UEFA is doing to the Champions League what ISIS wants to do to World Heritage Sites in Syria: desecrating it. Perhaps that borders on hyperbole, and I don’t want to trivialize the terrible situation in parts of the Middle East, but UEFA’s latest money grab is bad news for just about everyone.
UEFA has about as much integrity as a wet noodle, and their willingness to bow to the almighty dollar is a visceral reminder that the commercialization of sport is at odds with the spirit of the beautiful game.
If the proposed changes are approved by UEFA’s board, which they will be, the top 4 leagues in Europe – Spain’s Liga, Germany’s Bundesliga, England’s Premier League and Italy’s Serie A – will control 16 of the 32 Champions League spots. This means the top four finishers in each of those leagues will automatically qualify for the Champions League.
Currently, the top three leagues get three spots and one playoff spot and the fourth league gets two spots with a playoff spot. So we’re going from 11 guaranteed spots to 16 guaranteed spots for the top four leagues.
In a nutshell, the rich are getting richer and the poor are getting poorer.
Life is fractal.
How did this happen?
The Real Madrids, Barcelonas, Bayern Munichs, Juventuses, and Manchester Uniteds of the world put the pressure on UEFA.
Their argument was that since they invest so much more in their teams relative to teams in lesser leagues that their entry in the Champions League should not be left to chance.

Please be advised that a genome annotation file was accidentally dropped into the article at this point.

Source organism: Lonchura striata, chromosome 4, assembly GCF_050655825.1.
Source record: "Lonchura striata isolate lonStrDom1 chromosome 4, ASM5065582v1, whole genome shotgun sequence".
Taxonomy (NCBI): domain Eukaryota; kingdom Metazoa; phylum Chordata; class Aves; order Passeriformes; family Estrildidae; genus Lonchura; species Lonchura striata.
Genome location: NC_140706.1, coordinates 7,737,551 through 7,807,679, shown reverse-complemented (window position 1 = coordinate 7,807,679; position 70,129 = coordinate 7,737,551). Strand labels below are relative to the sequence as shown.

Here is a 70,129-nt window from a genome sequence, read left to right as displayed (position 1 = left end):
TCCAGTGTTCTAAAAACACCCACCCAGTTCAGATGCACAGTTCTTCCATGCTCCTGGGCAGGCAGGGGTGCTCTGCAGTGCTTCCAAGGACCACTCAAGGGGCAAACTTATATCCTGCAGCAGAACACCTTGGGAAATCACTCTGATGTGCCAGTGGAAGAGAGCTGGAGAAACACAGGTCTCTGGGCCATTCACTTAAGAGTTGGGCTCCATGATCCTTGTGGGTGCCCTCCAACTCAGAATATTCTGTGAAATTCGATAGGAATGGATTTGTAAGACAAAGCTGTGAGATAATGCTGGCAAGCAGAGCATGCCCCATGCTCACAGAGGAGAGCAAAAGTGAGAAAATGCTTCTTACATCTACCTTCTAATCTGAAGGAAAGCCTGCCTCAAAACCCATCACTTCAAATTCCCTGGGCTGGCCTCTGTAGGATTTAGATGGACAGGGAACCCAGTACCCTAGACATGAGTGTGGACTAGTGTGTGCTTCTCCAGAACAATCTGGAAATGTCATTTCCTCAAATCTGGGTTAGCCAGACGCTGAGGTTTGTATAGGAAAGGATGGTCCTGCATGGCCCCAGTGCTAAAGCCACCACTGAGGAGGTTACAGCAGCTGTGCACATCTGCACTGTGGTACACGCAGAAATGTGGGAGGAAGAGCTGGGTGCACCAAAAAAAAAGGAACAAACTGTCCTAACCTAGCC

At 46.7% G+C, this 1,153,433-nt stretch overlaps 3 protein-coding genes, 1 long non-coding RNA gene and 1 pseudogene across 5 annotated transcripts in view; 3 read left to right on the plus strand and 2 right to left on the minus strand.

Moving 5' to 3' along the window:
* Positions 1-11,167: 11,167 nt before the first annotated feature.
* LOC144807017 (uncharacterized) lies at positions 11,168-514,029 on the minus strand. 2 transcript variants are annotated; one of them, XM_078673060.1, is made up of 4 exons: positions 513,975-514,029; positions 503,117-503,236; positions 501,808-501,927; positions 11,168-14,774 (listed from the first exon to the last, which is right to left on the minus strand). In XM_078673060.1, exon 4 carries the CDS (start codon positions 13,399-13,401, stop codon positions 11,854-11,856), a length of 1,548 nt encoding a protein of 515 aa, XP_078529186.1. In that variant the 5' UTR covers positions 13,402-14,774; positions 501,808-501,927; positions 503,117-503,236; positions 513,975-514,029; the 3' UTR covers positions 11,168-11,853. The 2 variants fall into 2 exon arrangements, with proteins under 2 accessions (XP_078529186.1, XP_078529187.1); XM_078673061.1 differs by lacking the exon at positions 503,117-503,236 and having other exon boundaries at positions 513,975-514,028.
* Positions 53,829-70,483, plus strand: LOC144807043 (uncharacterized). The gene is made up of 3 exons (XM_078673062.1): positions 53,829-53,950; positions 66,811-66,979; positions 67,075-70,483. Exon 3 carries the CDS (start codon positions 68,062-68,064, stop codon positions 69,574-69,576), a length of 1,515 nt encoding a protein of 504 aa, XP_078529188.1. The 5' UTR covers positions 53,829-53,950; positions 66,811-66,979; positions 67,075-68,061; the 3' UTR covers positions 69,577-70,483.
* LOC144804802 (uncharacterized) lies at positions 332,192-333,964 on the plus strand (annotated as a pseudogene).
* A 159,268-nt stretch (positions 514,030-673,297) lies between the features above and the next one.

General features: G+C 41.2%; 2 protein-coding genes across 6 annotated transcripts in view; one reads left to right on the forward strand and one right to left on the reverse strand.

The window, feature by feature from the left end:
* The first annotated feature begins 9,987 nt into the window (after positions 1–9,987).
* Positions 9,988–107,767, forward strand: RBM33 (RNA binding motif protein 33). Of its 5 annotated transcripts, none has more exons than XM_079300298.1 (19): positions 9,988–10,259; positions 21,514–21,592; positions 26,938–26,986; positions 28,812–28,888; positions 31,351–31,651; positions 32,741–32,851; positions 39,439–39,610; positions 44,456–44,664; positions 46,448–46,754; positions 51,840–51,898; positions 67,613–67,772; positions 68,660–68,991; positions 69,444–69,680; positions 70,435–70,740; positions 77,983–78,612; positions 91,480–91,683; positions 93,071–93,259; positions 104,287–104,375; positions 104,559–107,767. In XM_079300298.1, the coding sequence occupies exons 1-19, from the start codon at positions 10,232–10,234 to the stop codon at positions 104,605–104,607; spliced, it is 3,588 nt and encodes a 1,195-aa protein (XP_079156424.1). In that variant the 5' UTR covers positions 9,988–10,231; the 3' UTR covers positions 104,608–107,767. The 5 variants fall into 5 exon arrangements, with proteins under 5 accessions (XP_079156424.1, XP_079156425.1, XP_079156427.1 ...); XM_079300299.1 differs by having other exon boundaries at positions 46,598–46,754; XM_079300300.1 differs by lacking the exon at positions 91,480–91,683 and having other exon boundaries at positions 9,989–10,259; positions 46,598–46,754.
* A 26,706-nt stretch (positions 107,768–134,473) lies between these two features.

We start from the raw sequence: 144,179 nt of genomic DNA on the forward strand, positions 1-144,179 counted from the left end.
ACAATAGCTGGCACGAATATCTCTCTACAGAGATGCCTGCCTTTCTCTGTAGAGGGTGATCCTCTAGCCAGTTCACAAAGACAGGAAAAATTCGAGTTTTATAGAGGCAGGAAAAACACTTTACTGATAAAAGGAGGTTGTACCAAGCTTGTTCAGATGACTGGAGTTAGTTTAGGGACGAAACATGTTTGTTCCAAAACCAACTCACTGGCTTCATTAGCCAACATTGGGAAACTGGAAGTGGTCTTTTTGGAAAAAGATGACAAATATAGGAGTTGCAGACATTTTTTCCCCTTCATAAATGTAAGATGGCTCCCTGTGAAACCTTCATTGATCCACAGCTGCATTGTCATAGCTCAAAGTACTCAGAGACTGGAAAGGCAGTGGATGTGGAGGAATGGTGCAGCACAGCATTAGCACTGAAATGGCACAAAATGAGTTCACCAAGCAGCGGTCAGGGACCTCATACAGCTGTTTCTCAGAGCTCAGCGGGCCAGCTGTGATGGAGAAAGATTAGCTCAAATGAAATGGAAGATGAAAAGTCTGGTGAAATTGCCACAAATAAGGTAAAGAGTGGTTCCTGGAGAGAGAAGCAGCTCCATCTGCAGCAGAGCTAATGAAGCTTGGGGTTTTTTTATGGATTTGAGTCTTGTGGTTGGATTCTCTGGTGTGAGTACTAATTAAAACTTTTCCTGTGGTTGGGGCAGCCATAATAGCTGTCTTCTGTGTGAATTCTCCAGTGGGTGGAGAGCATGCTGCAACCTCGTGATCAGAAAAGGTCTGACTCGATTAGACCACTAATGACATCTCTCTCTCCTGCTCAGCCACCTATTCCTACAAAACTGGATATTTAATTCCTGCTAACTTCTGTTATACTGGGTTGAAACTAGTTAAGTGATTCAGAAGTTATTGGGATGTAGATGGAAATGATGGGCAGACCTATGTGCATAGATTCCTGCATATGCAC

The big leagues and teams with name recognition are what drive viewership and sponsorship, and they came at UEFA like this: “Our value to the Champions league is far greater than quasi-obscure teams from secondary and tertiary leagues, and thus, we should be rewarded with more slots. And if you don’t see things this way, we’ll leave UEFA and make our own Champions League.”
After six months of intense negotiations with the big clubs, UEFA decided it didn’t want to go to war with its most valuable constituents and capitulated to their demands.
When is it going down?
This new deal covers 2018 to 2021. And the new deal had to be done by this fall, so the big clubs had a lot of leverage on UEFA.
I get that UEFA is a business and money makes the world go ’round, but it’s hard not to be bummed out about the new format of the Champions League. Part of the fun was watching teams you never heard of beat the titans of world football, and any way you slice it, there’s going to be fewer underdogs in the Champions League starting in 2018.